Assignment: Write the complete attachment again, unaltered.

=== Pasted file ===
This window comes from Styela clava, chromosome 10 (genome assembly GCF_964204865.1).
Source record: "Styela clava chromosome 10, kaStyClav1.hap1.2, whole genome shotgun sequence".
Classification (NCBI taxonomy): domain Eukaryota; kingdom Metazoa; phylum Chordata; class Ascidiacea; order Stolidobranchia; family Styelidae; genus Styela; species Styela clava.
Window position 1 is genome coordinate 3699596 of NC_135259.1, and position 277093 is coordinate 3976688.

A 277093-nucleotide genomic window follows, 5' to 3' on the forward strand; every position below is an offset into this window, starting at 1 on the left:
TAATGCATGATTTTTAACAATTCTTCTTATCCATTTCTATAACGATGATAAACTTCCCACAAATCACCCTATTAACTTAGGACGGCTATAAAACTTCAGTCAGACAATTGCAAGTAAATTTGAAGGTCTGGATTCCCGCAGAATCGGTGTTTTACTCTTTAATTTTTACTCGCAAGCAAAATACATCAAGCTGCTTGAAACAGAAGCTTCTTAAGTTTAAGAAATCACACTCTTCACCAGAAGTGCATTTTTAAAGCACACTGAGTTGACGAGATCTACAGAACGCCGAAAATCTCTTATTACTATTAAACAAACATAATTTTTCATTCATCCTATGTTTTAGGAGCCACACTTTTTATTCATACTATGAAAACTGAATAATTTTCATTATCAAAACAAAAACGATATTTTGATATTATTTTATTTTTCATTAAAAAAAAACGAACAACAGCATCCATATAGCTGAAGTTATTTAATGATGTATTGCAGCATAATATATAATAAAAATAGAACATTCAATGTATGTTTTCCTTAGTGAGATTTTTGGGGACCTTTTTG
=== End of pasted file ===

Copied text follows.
This window comes from Styela clava, chromosome 10 (genome assembly GCF_964204865.1).
Source record: "Styela clava chromosome 10, kaStyClav1.hap1.2, whole genome shotgun sequence".
Classification (NCBI taxonomy): domain Eukaryota; kingdom Metazoa; phylum Chordata; class Ascidiacea; order Stolidobranchia; family Styelidae; genus Styela; species Styela clava.
Window position 1 is genome coordinate 3699596 of NC_135259.1, and position 277093 is coordinate 3976688.

A 277093-nucleotide genomic window follows, 5' to 3' on the forward strand; every position below is an offset into this window, starting at 1 on the left:
TAATGCATGATTTTTAACAATTCTTCTTATCCATTTCTATAACGATGATAAACTTCCCACAAATCACCCTATTAACTTAGGACGGCTATAAAACTTCAGTCAGACAATTGCAAGTAAATTTGAAGGTCTGGATTCCCGCAGAATCGGTGTTTTACTCTTTAATTTTTACTCGCAAGCAAAATACATCAAGCTGCTTGAAACAGAAGCTTCTTAAGTTTAAGAAATCACACTCTTCACCAGAAGTGCATTTTTAAAGCACACTGAGTTGACGAGATCTACAGAACGCCGAAAATCTCTTATTACTATTAAACAAACATAATTTTTCATTCATCCTATGTTTTAGGAGCCACACTTTTTATTCATACTATGAAAACTGAATAATTTTCATTATCAAAACAAAAACGATATTTTGATATTATTTTATTTTTCATTAAAAAAAAACGAACAACAGCATCCATATAGCTGAAGTTATTTAATGATGTATTGCAGCATAATATATAATAAAAATAGAACATTCAATGTATGTTTTCCTTAGTGAGATTTTTGGGGACCTTTTTG